Sen. Rodney Ellis

Mixed reaction to Holder’s comments on Texas voting laws

Texas political leaders are commenting on remarks made by U.S. Attorney General Eric Holder regarding Texas voting laws.

Holder told members of the National Urban League on Thursday that the U.S. Department of Justice will ask a federal court to require Texas to ask for permission before changing its election laws. The move follows a recent U.S. Supreme Court decision that essentialy eliminated the use of a pre-clerance provision of the Voting Rights Act for states with a history of discrimination.

“Once again, the Obama Administration is demonstrating utter contempt for our country’s system of checks and balances, not to mention the U.S. Constitution,” Republican Gov. Rick Perry said in a statement released in response. “This end-run around the Supreme Court undermines the will of the people of Texas, and casts unfair aspersions on our state’s common-sense efforts to preserve the integrity of our elections process.”

Democratic State Sen. Rodney Ellis of Houston had a different take on Holder’s announcement.

“I applaud Attorney General Eric Holder and the U.S. Department of Justice’s decision to join the lawsuit that would require Texas to submit all voting law changes for preclearance for the next decade,” Ellis said in his own statement released to the media.  “Anyone who thinks Texas doesn’t need continued oversight simply hasn’t been paying attention.”

Ellis added that, in his view, Texas has clearly shown a repeated and documented history of discrimination against minority voters, pointing to last year when he said Texas was singled out as the only state to pass redistricting maps which were deliberately discriminatory.

“This is hopefully just the first step,” Ellis said.  “Congress needs to take action [to] revamp the Voting Rights Act to create a formula which takes into account current and historical discrimination and bias while meeting the requirements the Supreme Court has set out.  Otherwise, the voting rights of millions of Americans are in peril.”

Republican U.S. Sen. John Cornyn was also quick to respond to Holder’s comments.

“By first going around the voters and now the Supreme Court, Attorney General Holder and President Obama’s intentions are readily transparent,” Cornyn said in a released statement. ” This decision has nothing to do with protecting voting rights and everything to do with advancing a partisan political agenda. Texans should not — and will not — stand for the continued bullying of our state by the Obama Administration.”

Bipartisan DNA legislation clears Senate

The Texas Senate unanimously passed a bill to ensure that all evidence in death penalty cases is DNA tested before they go to trial. The bill, sponsored by Sen. Rodney Ellis (D-Houston) garnered support from both parties, including Attorney General Greg Abbot. Ellis and Abbot touted the legislation as a collaborative effort to create a “more fair, reliable and just Texas criminal justice system.”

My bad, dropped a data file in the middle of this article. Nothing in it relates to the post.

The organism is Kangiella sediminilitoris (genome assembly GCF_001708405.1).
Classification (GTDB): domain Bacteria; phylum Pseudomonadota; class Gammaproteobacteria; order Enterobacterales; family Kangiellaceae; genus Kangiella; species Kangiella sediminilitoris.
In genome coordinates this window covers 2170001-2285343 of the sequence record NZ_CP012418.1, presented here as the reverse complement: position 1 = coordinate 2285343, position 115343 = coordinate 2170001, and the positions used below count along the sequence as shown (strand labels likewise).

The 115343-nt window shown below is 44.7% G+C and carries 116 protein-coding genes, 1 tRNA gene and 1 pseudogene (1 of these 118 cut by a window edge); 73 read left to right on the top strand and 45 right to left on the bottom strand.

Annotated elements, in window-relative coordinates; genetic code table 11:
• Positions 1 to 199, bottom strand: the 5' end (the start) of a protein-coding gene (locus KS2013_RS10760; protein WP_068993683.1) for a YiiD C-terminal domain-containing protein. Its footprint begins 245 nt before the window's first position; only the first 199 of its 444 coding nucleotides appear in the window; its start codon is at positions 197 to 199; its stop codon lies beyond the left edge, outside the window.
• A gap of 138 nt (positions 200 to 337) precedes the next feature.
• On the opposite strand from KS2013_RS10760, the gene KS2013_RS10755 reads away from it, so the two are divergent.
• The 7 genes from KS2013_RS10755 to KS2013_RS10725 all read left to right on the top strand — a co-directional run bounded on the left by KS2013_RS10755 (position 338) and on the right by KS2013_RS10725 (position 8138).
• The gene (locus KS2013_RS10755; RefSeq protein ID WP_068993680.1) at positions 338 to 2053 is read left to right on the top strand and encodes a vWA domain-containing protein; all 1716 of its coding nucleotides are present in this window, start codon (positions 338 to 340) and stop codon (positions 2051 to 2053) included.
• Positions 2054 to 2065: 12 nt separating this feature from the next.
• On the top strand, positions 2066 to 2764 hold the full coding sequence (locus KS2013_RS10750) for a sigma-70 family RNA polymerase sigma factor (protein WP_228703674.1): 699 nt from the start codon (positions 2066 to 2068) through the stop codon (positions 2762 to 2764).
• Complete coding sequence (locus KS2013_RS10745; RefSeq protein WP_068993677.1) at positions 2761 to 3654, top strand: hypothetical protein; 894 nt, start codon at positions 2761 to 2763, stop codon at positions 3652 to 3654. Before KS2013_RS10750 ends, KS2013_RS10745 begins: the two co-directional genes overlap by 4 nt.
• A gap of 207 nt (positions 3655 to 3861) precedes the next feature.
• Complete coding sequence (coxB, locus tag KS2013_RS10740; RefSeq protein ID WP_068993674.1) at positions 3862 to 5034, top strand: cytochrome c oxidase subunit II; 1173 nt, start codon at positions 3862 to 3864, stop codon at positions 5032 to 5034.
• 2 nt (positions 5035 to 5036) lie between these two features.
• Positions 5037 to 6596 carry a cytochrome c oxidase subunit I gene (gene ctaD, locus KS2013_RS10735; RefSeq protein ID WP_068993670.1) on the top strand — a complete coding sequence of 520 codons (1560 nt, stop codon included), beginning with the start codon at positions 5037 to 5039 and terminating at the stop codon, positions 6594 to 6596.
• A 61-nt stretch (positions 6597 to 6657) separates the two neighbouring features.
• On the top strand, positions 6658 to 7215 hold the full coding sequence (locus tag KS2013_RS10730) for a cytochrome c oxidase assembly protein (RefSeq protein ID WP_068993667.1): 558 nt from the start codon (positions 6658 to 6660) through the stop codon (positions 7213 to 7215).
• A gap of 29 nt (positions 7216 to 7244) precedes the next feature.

In an interview with Capital Tonight last month, Abbott said, “We need to get all that [DNA testing] done upfront, to make sure that we convict the right person, or if the DNA evidence shows the person was innocent, they are released.”

Sen. Ellis released this statement following today’s vote:

“This modest but vitally important reform will help reduce the possibility that the ultimate mistake is made with someone receiving the ultimate penalty. The fact of the matter is that we have already dodged just such a bullet thanks to advocates for the wrongfully convicted. We know that, sometimes, we get the wrong person. The Michael Morton case and dozens of examples are painful reminders of that fact. SB 1292 will ensure we avoid both the possibility of the wrong person serving years on Death Row and the far worse specter of putting to death an innocent person.”

 

Senate honors wrongfully convicted Texan

The Texas Senate honored wrongfully convicted Texan Michael Morton Wednesday.

Senate Resolution 477 recognizes Morton’s “courage and grace” during the more than two decades he was inprisoned for the death of his wife, Christine. DNA evidence recently exonerated Morton.

Sen. Rodney Ellis (D-Houston), who chairs the board for the Innocence Project, led the chamber during the recognition.

“Mr. President, members, today I have the honor of introducing an incredible man with a story of courage and perseverance most of us cannot even comprehend,” Ellis said.

He echoed the sentiments of the Dallas Morning News, which selected Morton as one of its 2012 Texans of the Year.

“Members, Mr. Morton could have harbored incredible bitterness and simply tried to rebuild his own life outside of the spotlight, concentrating on himself and his future,” Ellis told senators assembled. “That would be understandable. Instead, he is using the stature he has gained as a living testimony of the flaws of our criminal justice system to enact real change and prevent other Texans from sharing his fate.”

Sen. Ellis and Sen. Robert Duncan (R-Lubbock) recently filed comprehensive discovery reform legislation which they say would create a fairer, more reliable and transparent Texas’ justice system.